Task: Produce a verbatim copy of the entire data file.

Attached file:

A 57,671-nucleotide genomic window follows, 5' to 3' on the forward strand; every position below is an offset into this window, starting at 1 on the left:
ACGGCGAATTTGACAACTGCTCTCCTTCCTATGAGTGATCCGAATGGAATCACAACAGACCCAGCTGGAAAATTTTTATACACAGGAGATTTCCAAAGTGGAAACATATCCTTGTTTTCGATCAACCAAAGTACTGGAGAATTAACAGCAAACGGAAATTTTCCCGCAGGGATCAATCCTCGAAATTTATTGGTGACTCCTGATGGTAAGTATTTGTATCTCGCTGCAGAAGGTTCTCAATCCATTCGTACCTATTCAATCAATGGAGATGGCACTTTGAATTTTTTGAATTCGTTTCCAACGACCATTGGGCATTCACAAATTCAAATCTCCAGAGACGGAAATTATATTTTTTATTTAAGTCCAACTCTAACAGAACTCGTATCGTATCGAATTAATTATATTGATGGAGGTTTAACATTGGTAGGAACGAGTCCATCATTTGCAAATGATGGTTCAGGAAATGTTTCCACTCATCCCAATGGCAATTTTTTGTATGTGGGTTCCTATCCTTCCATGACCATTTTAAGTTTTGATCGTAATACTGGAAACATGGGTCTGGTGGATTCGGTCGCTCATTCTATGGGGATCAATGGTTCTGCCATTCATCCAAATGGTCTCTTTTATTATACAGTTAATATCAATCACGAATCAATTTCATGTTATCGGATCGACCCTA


A 57,671-nucleotide genomic window follows, 5' to 3' on the forward strand; every position below is an offset into this window, starting at 1 on the left:
ACGGCGAATTTGACAACTGCTCTCCTTCCTATGAGTGATCCGAATGGAATCACAACAGACCCAGCTGGAAAATTTTTATACACAGGAGATTTCCAAAGTGGAAACATATCCTTGTTTTCGATCAACCAAAGTACTGGAGAATTAACAGCAAACGGAAATTTTCCCGCAGGGATCAATCCTCGAAATTTATTGGTGACTCCTGATGGTAAGTATTTGTATCTCGCTGCAGAAGGTTCTCAATCCATTCGTACCTATTCAATCAATGGAGATGGCACTTTGAATTTTTTGAATTCGTTTCCAACGACCATTGGGCATTCACAAATTCAAATCTCCAGAGACGGAAATTATATTTTTTATTTAAGTCCAACTCTAACAGAACTCGTATCGTATCGAATTAATTATATTGATGGAGGTTTAACATTGGTAGGAACGAGTCCATCATTTGCAAATGATGGTTCAGGAAATGTTTCCACTCATCCCAATGGCAATTTTTTGTATGTGGGTTCCTATCCTTCCATGACCATTTTAAGTTTTGATCGTAATACTGGAAACATGGGTCTGGTGGATTCGGTCGCTCATTCTATGGGGATCAATGGTTCTGCCATTCATCCAAATGGTCTCTTTTATTATACAGTTAATATCAATCACGAATCAATTTCATGTTATCGGATCGACCCTA